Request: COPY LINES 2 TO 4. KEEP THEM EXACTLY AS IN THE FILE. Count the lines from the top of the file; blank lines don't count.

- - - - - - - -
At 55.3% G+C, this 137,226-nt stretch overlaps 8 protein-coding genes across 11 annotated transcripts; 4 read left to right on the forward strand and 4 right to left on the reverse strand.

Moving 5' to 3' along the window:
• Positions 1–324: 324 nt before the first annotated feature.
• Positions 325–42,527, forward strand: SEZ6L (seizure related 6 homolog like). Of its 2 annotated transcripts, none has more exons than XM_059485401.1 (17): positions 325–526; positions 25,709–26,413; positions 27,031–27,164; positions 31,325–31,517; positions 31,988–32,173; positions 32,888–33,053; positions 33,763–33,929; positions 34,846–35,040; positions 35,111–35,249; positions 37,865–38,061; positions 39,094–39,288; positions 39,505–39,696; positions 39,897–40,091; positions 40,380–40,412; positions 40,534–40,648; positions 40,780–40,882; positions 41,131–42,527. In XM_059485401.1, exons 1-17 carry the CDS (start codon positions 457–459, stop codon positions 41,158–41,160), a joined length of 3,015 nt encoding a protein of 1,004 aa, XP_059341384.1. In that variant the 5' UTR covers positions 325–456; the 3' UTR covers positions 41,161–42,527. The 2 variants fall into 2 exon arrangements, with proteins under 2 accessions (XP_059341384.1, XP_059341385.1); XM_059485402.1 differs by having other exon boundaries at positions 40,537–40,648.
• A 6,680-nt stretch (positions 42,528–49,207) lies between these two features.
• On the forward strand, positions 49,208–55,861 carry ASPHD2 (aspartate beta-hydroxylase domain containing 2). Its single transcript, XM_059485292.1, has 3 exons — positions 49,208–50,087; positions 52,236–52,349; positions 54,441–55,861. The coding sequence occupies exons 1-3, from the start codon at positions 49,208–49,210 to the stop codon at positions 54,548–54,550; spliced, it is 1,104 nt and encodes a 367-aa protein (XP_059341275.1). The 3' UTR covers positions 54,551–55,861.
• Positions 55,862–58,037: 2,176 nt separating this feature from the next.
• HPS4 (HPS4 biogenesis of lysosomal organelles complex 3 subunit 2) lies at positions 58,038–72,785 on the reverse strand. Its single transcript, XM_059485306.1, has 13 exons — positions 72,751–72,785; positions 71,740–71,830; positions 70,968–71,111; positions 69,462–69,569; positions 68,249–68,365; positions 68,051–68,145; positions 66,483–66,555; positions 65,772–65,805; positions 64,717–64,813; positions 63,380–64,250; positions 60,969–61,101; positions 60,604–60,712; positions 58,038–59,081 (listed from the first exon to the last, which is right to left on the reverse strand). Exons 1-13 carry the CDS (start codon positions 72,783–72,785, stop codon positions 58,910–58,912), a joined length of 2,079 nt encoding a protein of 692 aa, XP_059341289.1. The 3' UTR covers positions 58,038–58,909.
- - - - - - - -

Moving 5' to 3' along the window:
• Positions 1–324: 324 nt before the first annotated feature.
• Positions 325–42,527, forward strand: SEZ6L (seizure related 6 homolog like). Of its 2 annotated transcripts, none has more exons than XM_059485401.1 (17): positions 325–526; positions 25,709–26,413; positions 27,031–27,164; positions 31,325–31,517; positions 31,988–32,173; positions 32,888–33,053; positions 33,763–33,929; positions 34,846–35,040; positions 35,111–35,249; positions 37,865–38,061; positions 39,094–39,288; positions 39,505–39,696; positions 39,897–40,091; positions 40,380–40,412; positions 40,534–40,648; positions 40,780–40,882; positions 41,131–42,527. In XM_059485401.1, exons 1-17 carry the CDS (start codon positions 457–459, stop codon positions 41,158–41,160), a joined length of 3,015 nt encoding a protein of 1,004 aa, XP_059341384.1. In that variant the 5' UTR covers positions 325–456; the 3' UTR covers positions 41,161–42,527. The 2 variants fall into 2 exon arrangements, with proteins under 2 accessions (XP_059341384.1, XP_059341385.1); XM_059485402.1 differs by having other exon boundaries at positions 40,537–40,648.